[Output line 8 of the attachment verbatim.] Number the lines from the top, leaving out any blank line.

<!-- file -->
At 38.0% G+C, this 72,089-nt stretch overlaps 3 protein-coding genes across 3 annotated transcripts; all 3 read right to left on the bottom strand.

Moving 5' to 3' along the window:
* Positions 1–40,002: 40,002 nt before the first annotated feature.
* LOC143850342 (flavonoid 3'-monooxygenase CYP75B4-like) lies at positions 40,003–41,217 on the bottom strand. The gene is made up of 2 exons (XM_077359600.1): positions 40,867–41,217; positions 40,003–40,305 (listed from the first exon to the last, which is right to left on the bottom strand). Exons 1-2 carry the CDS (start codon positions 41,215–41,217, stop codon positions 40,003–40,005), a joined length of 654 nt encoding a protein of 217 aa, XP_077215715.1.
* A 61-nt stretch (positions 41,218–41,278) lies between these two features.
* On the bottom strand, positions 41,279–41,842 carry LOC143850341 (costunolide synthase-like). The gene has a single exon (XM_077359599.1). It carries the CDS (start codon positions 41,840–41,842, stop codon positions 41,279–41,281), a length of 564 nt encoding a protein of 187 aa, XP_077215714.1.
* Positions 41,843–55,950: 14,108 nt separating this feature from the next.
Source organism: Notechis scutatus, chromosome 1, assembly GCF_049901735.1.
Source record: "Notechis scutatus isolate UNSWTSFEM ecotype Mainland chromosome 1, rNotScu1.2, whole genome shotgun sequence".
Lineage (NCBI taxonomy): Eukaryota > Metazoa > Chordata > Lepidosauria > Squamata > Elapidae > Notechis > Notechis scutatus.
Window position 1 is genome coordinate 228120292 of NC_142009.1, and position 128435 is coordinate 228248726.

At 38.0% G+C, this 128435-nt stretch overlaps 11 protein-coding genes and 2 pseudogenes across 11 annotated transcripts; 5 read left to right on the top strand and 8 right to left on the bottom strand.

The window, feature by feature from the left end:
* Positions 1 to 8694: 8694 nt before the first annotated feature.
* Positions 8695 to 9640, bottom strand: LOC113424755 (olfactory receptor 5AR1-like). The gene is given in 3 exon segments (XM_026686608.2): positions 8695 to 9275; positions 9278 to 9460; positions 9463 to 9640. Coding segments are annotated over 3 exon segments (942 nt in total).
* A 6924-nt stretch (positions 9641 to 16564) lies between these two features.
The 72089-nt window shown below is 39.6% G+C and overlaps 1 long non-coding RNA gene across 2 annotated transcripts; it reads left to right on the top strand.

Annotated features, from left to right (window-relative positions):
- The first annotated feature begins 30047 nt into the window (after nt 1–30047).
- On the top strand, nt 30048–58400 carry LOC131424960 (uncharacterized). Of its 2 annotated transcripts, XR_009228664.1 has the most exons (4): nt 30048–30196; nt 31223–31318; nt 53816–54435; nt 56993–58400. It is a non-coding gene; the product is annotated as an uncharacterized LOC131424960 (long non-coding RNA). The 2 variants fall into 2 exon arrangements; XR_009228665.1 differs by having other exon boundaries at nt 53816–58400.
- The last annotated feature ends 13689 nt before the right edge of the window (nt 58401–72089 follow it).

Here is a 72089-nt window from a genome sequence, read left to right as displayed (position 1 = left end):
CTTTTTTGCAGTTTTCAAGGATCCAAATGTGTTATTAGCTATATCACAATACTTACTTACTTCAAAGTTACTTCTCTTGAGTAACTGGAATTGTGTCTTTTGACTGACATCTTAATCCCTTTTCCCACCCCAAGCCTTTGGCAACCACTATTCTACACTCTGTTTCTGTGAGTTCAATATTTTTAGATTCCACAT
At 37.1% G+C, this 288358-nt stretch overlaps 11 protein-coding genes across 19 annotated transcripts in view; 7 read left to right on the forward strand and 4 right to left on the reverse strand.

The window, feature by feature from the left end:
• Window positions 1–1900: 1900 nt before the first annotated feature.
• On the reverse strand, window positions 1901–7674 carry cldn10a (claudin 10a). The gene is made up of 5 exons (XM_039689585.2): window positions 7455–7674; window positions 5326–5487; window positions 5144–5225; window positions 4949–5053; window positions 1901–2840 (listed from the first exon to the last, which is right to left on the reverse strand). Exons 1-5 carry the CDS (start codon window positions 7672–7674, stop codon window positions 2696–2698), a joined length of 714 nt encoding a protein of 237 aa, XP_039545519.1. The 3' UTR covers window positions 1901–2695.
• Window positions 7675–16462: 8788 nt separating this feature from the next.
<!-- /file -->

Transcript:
Source organism: Notechis scutatus, chromosome 1, assembly GCF_049901735.1.